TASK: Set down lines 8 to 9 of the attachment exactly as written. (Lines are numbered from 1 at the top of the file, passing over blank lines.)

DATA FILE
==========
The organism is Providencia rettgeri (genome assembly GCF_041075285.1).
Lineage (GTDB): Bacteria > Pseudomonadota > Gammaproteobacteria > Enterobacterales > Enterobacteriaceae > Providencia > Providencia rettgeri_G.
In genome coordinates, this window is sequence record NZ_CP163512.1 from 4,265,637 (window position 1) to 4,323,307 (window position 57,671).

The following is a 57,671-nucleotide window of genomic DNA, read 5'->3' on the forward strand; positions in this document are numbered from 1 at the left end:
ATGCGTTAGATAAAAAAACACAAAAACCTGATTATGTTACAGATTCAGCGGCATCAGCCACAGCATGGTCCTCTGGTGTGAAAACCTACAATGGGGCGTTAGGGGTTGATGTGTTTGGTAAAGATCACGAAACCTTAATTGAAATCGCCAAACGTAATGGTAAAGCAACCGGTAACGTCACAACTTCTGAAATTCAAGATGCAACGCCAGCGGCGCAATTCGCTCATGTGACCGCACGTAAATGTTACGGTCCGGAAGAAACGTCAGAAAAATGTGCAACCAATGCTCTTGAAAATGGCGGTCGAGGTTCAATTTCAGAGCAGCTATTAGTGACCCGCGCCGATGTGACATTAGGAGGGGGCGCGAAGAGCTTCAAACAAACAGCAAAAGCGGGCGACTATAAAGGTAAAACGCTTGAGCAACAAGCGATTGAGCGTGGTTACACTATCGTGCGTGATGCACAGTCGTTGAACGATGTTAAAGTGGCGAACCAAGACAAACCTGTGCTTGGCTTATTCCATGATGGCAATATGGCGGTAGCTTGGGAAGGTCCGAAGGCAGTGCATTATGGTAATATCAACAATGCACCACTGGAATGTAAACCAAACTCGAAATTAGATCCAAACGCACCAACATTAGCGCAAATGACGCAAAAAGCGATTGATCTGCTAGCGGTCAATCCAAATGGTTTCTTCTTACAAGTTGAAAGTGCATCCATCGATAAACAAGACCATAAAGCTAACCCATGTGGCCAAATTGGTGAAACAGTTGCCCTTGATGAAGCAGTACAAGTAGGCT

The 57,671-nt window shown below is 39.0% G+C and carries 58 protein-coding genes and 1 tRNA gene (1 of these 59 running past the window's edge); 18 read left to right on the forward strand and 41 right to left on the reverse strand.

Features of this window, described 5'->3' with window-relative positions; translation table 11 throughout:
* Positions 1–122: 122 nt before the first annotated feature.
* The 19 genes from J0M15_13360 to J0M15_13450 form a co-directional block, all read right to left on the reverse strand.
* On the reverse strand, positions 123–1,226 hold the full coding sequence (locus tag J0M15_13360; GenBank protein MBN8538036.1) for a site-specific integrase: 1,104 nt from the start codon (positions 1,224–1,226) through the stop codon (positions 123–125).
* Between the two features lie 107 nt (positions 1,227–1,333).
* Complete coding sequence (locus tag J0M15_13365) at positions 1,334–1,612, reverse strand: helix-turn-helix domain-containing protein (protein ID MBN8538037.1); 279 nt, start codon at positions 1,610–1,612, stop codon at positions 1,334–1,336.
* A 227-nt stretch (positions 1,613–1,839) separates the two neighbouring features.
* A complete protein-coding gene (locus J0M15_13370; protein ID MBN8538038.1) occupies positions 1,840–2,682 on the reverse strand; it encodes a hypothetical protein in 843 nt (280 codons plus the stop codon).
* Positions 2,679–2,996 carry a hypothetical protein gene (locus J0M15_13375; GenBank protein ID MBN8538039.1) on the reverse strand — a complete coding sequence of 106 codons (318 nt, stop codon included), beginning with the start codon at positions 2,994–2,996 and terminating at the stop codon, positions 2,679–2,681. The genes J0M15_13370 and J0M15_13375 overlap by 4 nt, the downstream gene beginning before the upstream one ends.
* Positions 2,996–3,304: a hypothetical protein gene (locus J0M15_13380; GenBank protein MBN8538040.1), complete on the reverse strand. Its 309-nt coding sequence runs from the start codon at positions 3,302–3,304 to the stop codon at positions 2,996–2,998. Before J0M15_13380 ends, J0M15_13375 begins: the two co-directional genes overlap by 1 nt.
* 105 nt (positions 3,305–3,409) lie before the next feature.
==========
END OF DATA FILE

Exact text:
* Positions 1–122: 122 nt before the first annotated feature.
* The 19 genes from J0M15_13360 to J0M15_13450 form a co-directional block, all read right to left on the reverse strand.